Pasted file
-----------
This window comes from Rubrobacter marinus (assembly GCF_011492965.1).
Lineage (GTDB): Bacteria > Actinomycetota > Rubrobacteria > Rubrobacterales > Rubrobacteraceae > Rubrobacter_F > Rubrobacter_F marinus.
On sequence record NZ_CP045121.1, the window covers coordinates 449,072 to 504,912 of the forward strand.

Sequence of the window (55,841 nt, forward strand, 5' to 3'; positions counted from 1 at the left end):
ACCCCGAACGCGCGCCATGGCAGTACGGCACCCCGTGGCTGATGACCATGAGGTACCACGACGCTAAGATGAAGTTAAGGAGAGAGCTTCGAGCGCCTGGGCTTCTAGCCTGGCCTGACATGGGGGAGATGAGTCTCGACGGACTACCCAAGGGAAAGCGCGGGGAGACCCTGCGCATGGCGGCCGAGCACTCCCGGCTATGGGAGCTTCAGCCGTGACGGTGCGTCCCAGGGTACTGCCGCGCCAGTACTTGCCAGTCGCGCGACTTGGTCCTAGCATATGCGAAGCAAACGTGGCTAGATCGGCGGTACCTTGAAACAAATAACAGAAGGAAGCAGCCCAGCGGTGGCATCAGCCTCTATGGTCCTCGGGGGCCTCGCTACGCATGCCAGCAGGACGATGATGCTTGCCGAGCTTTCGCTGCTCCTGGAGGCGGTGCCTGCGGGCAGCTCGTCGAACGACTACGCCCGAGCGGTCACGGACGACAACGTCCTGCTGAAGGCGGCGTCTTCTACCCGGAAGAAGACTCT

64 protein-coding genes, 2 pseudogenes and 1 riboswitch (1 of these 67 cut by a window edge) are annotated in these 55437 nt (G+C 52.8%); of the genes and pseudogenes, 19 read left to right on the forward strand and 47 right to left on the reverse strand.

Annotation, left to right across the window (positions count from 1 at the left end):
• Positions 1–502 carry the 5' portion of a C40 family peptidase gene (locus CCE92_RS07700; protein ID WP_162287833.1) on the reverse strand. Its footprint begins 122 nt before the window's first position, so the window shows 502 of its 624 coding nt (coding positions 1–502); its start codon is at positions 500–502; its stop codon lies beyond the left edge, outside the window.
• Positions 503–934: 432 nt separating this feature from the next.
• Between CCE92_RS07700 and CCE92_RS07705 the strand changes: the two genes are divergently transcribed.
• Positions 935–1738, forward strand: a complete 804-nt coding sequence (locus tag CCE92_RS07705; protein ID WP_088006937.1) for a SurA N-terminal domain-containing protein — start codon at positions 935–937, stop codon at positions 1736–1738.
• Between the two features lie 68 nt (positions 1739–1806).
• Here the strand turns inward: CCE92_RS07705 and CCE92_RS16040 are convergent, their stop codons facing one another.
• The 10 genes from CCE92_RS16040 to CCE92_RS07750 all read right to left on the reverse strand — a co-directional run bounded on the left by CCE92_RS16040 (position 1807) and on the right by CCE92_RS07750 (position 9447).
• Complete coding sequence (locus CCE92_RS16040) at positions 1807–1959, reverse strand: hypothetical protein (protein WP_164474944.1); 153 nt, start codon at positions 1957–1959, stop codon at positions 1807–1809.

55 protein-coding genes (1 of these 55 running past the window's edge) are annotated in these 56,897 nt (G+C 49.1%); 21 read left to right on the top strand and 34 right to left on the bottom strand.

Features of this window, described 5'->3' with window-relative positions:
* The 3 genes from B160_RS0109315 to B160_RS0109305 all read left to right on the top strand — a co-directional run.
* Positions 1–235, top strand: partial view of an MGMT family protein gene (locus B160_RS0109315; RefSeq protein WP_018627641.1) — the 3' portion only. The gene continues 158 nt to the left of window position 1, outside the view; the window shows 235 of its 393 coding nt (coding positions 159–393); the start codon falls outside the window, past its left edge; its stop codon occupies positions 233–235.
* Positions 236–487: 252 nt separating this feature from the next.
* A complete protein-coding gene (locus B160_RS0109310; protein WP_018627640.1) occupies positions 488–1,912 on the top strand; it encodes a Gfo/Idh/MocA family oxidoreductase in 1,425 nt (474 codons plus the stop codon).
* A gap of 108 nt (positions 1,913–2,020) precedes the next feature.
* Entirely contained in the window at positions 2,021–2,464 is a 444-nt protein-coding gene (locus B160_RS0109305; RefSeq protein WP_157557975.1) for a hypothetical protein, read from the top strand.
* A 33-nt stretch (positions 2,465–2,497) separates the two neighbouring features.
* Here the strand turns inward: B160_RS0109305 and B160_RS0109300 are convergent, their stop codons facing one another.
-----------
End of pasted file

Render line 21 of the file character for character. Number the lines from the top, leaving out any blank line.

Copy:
* A complete protein-coding gene (locus B160_RS0109310; protein WP_018627640.1) occupies positions 488–1,912 on the top strand; it encodes a Gfo/Idh/MocA family oxidoreductase in 1,425 nt (474 codons plus the stop codon).